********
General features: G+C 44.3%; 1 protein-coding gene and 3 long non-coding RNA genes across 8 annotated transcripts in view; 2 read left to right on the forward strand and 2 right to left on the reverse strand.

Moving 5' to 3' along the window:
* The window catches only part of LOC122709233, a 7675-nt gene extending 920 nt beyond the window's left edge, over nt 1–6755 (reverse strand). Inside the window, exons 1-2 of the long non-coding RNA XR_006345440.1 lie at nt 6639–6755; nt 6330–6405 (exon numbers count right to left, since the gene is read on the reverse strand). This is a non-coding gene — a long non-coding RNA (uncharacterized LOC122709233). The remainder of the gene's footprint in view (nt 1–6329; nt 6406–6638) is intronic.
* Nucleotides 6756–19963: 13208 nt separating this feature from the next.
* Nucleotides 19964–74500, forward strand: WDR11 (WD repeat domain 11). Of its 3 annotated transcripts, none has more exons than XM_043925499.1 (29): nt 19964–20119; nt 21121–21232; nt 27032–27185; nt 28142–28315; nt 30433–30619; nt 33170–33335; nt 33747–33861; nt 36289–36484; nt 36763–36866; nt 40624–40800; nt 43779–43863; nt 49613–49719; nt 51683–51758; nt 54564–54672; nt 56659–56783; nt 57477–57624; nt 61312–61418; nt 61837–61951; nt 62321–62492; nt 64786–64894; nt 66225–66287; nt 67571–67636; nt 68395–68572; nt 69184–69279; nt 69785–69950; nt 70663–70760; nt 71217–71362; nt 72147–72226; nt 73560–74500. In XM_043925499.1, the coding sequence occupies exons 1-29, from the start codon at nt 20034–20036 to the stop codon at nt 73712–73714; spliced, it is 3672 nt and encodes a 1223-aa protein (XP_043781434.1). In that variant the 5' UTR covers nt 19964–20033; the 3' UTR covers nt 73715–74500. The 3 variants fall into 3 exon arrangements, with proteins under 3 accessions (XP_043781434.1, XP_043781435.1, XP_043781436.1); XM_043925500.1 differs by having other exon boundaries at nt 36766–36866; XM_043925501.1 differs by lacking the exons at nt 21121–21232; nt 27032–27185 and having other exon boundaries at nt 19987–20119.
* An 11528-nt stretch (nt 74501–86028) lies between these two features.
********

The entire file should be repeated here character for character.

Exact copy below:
General features: G+C 44.3%; 1 protein-coding gene and 3 long non-coding RNA genes across 8 annotated transcripts in view; 2 read left to right on the forward strand and 2 right to left on the reverse strand.

Moving 5' to 3' along the window:
* The window catches only part of LOC122709233, a 7675-nt gene extending 920 nt beyond the window's left edge, over nt 1–6755 (reverse strand). Inside the window, exons 1-2 of the long non-coding RNA XR_006345440.1 lie at nt 6639–6755; nt 6330–6405 (exon numbers count right to left, since the gene is read on the reverse strand). This is a non-coding gene — a long non-coding RNA (uncharacterized LOC122709233). The remainder of the gene's footprint in view (nt 1–6329; nt 6406–6638) is intronic.
* Nucleotides 6756–19963: 13208 nt separating this feature from the next.
* Nucleotides 19964–74500, forward strand: WDR11 (WD repeat domain 11). Of its 3 annotated transcripts, none has more exons than XM_043925499.1 (29): nt 19964–20119; nt 21121–21232; nt 27032–27185; nt 28142–28315; nt 30433–30619; nt 33170–33335; nt 33747–33861; nt 36289–36484; nt 36763–36866; nt 40624–40800; nt 43779–43863; nt 49613–49719; nt 51683–51758; nt 54564–54672; nt 56659–56783; nt 57477–57624; nt 61312–61418; nt 61837–61951; nt 62321–62492; nt 64786–64894; nt 66225–66287; nt 67571–67636; nt 68395–68572; nt 69184–69279; nt 69785–69950; nt 70663–70760; nt 71217–71362; nt 72147–72226; nt 73560–74500. In XM_043925499.1, the coding sequence occupies exons 1-29, from the start codon at nt 20034–20036 to the stop codon at nt 73712–73714; spliced, it is 3672 nt and encodes a 1223-aa protein (XP_043781434.1). In that variant the 5' UTR covers nt 19964–20033; the 3' UTR covers nt 73715–74500. The 3 variants fall into 3 exon arrangements, with proteins under 3 accessions (XP_043781434.1, XP_043781435.1, XP_043781436.1); XM_043925500.1 differs by having other exon boundaries at nt 36766–36866; XM_043925501.1 differs by lacking the exons at nt 21121–21232; nt 27032–27185 and having other exon boundaries at nt 19987–20119.
* An 11528-nt stretch (nt 74501–86028) lies between these two features.